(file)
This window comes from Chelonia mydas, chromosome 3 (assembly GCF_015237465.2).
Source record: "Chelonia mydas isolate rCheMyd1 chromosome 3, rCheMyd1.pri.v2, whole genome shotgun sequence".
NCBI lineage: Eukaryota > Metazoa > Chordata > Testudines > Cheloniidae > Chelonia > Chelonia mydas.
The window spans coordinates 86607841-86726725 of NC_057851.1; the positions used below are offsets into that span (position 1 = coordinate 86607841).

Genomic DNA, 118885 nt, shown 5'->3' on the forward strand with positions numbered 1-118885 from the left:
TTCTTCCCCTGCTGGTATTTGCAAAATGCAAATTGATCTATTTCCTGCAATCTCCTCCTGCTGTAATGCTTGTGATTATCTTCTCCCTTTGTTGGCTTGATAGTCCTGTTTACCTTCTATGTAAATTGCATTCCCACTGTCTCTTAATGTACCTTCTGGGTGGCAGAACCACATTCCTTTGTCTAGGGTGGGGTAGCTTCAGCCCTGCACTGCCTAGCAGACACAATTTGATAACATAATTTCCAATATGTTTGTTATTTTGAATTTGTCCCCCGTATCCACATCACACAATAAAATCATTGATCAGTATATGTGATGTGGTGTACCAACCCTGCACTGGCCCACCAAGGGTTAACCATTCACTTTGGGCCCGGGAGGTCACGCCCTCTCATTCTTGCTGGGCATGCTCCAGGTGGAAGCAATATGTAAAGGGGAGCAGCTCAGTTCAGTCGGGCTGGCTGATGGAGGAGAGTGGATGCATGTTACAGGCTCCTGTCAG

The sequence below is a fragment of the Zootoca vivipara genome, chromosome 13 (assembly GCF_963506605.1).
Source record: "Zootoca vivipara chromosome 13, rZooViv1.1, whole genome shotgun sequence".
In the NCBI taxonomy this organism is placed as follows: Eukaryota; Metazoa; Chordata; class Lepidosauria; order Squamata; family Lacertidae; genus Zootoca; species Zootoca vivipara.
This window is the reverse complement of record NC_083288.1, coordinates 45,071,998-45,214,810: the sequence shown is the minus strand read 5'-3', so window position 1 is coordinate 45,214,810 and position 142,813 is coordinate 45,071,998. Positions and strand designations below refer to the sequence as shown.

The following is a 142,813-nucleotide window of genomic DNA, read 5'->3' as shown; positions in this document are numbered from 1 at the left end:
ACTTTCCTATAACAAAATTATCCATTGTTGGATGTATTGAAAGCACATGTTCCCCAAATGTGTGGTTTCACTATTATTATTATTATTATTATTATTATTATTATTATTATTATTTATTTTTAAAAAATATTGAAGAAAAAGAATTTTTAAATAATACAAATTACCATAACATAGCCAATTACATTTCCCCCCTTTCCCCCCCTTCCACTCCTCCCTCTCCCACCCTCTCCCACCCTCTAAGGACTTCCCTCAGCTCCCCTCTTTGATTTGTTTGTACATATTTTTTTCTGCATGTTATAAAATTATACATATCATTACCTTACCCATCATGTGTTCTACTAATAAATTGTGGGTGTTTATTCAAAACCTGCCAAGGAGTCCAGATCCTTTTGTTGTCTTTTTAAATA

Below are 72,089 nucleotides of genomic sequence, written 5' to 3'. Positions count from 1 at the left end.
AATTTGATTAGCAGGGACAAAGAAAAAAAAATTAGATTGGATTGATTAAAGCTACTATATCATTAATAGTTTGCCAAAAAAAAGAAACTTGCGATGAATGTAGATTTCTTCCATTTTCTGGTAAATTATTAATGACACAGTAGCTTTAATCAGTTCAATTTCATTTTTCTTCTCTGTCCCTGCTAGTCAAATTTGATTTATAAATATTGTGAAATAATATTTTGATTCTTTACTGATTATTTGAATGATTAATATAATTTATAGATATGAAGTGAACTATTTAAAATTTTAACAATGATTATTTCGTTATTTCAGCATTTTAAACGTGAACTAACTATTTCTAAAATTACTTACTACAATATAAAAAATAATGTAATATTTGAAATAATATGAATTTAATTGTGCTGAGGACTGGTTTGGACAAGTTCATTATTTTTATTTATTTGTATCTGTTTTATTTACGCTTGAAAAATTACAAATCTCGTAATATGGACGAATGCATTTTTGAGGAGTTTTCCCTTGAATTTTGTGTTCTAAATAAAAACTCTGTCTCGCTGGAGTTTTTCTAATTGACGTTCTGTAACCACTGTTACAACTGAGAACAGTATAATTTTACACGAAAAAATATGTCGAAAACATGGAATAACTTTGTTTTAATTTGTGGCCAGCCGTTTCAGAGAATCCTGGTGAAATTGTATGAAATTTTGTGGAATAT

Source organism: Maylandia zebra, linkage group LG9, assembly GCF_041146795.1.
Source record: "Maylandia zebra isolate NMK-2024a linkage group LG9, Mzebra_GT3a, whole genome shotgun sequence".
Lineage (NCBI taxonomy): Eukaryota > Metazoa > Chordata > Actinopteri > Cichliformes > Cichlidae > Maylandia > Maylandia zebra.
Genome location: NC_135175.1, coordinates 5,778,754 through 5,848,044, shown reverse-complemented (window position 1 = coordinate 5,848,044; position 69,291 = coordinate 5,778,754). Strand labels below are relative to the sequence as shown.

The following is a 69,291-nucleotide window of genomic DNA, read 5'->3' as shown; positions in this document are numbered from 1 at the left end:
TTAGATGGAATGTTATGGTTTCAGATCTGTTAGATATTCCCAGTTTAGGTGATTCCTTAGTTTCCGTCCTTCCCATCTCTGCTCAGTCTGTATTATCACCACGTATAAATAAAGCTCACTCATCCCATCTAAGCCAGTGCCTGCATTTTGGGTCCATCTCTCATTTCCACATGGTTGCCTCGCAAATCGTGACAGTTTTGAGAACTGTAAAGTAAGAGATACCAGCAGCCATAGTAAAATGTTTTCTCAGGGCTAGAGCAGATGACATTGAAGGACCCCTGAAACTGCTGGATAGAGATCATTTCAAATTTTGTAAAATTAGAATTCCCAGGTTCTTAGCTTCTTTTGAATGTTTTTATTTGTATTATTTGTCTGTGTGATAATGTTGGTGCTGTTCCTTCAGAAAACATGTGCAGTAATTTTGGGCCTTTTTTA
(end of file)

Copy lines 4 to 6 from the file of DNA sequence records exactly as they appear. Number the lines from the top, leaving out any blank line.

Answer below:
The window spans coordinates 86607841-86726725 of NC_057851.1; the positions used below are offsets into that span (position 1 = coordinate 86607841).

Genomic DNA, 118885 nt, shown 5'->3' on the forward strand with positions numbered 1-118885 from the left:
TTCTTCCCCTGCTGGTATTTGCAAAATGCAAATTGATCTATTTCCTGCAATCTCCTCCTGCTGTAATGCTTGTGATTATCTTCTCCCTTTGTTGGCTTGATAGTCCTGTTTACCTTCTATGTAAATTGCATTCCCACTGTCTCTTAATGTACCTTCTGGGTGGCAGAACCACATTCCTTTGTCTAGGGTGGGGTAGCTTCAGCCCTGCACTGCCTAGCAGACACAATTTGATAACATAATTTCCAATATGTTTGTTATTTTGAATTTGTCCCCCGTATCCACATCACACAATAAAATCATTGATCAGTATATGTGATGTGGTGTACCAACCCTGCACTGGCCCACCAAGGGTTAACCATTCACTTTGGGCCCGGGAGGTCACGCCCTCTCATTCTTGCTGGGCATGCTCCAGGTGGAAGCAATATGTAAAGGGGAGCAGCTCAGTTCAGTCGGGCTGGCTGATGGAGGAGAGTGGATGCATGTTACAGGCTCCTGTCAG